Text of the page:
Let's Paint the Town Red.
After the poor sales of their last game together, Okami, Clover Studios was disbanded by Capcom. However, like a phoenix rising from the ashes, the company lives again, but this time under the Platinum Games label. MadWorld is the Platinum Games' first of many projects for the upstart developer, and their game has finally launched on the Nintendo Wii. A brutal, bloody beat-em-up, Is MadWorld a title worthy of the same people who brought us Viewtiful Joe, Okami, and God Hand?
Jefferson Island has been designated at the venue for the Deathwatch Games, an event where it's killed or be killed-- no citizen is safe. You play as Jack, a gruff, seasoned expert when it comes to the "art" of killing. With a chainsaw equipped to his arm for easy access, Jack's motives for entering the Deathwatch Games are unclear. As the game progresses, you learn Jack's dark past, the reason for the resurgence of the games after years of its absence, and the shady men orchestrating it all. The story elements compared to the commentary, performed by veteran voice actor John Dimaggio and comedian Greg Proops, is like a night and day. While the story has a serious and mature tone to it, the commentary and in-game antics are juvenile at best, filled with lowbrow humor and blatantly over-the-top violence. This isn't a bad thing, however, as MadWorld doesn't attempt to take itself all too seriously at any point in the game. While the commentary often repeats itself, sometimes to the point where you can easily recite their lines after a few times heard, it's quite funny for those who aren't overly sensitive towards gallows humor, risque language, and lots of sexual references. Those looking for thoughtful, witty jokes and irony need not apply.
MadWorld utilizes a sensational stylistic visual approach perhaps to work around the Wii's technical shortcomings. Regardless of any reason, MadWorld plays like something out of a graphic novel with its monochromatic world and copious amounts of red blood to accent it. Cut-scenes are presented not only in full motion video sequences but also comic book-esque scenes supporting the style of the game splendidly. Things are fantastic on the sound front, too, as already evidenced by the wacky and hilarious commentary, but also as MadWorld features a terrific original soundtrack including a mix of rap, hip-hop, and metal perfectly suitable for destroying human life as you bop your head along in amusement. Small effects like the Wii remote's speaker sputtering like Jack's chainsaw as he uses it is quite a cool touch as well.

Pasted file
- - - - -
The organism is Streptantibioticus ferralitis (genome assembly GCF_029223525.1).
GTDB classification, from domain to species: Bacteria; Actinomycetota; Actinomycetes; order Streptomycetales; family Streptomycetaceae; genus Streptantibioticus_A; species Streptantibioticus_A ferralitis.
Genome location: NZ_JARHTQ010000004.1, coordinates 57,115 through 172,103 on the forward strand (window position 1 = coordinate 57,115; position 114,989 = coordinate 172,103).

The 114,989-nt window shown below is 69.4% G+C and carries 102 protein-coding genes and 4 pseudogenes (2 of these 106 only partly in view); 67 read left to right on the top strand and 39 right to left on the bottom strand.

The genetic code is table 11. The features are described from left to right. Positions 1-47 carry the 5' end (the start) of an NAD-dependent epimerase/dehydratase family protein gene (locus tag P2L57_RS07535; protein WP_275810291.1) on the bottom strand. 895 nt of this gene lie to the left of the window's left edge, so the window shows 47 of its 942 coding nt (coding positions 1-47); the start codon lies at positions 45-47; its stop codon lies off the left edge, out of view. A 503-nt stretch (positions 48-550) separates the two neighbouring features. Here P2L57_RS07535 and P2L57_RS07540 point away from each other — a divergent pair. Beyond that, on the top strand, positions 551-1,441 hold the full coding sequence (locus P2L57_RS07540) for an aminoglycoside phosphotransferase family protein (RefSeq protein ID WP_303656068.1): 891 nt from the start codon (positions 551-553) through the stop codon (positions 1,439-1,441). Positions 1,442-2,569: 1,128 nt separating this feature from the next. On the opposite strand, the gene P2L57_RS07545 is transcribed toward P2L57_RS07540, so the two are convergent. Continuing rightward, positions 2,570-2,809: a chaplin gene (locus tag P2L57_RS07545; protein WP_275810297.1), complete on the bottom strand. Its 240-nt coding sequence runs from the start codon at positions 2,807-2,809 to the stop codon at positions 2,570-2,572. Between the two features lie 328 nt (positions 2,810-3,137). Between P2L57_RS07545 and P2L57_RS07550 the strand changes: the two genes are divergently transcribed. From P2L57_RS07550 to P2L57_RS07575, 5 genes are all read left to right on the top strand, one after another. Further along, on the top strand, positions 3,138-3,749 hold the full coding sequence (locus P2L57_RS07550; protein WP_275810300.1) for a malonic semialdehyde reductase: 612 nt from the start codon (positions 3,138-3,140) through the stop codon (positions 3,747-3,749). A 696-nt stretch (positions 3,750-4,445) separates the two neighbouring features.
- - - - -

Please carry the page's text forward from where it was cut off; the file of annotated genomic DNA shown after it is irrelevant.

MadWorld has Jack starting from a low ranking position, trying to bludgeon his way up the rankings, killing higher ranks than him as he sets his eye for the number one spot as Deathwatch Games champion. Each level has Jack let loose in an area, trying to get as many points as possible until he's met the requirement to face off against the area's boss. These points aren't obtained by answering trivia questions asked by Marc Summers either, folks. No, the complexity of Jack's kills is all that matters. Every area has a multitude of marvelous ways to mutilate the games' moronic minions for maximum points. While Jack can grab an enemy and pound their chest into a spiked wall a few times for a fair amount of points, Jack can slam a barrel over their body, jam a signpost through their skull, and then hammer their bloody body through the spiked wall for an even higher point combo. If that seems too complicated, Jack can always just slice and dice unrelenting foes in two... or three... or four with his chainsaw, hold a foe up to a propeller blade as it skins them alive, toss a baddie into a grinder that doesn't care if it gets fed pork, beef, or human as long as it gets some action, or kill enemies through the many exclusive level deathtraps just clamoring to be used.